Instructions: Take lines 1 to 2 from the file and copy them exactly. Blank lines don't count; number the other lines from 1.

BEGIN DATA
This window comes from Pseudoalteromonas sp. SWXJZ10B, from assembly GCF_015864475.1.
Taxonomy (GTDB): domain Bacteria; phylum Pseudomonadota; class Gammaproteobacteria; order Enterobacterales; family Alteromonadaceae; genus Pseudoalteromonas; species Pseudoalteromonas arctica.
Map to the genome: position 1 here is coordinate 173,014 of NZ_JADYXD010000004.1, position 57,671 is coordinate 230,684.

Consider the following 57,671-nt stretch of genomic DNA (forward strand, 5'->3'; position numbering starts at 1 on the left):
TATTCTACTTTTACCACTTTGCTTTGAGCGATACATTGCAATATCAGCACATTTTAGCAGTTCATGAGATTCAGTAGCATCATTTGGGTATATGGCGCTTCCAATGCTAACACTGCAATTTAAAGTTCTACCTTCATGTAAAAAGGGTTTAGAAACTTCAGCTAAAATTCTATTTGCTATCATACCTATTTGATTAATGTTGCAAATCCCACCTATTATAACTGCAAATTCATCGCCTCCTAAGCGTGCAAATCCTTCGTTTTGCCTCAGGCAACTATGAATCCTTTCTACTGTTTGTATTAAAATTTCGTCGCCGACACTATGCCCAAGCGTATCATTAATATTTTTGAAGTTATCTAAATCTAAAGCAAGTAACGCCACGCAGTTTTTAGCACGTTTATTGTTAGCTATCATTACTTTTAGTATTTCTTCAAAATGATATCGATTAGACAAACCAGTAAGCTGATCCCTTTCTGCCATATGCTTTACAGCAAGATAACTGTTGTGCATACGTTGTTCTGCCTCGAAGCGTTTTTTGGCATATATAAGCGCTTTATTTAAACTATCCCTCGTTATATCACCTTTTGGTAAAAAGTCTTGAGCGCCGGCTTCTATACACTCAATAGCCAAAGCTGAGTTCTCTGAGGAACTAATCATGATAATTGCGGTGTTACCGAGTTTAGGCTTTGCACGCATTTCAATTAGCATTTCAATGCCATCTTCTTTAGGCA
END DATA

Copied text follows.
This window comes from Pseudoalteromonas sp. SWXJZ10B, from assembly GCF_015864475.1.
Taxonomy (GTDB): domain Bacteria; phylum Pseudomonadota; class Gammaproteobacteria; order Enterobacterales; family Alteromonadaceae; genus Pseudoalteromonas; species Pseudoalteromonas arctica.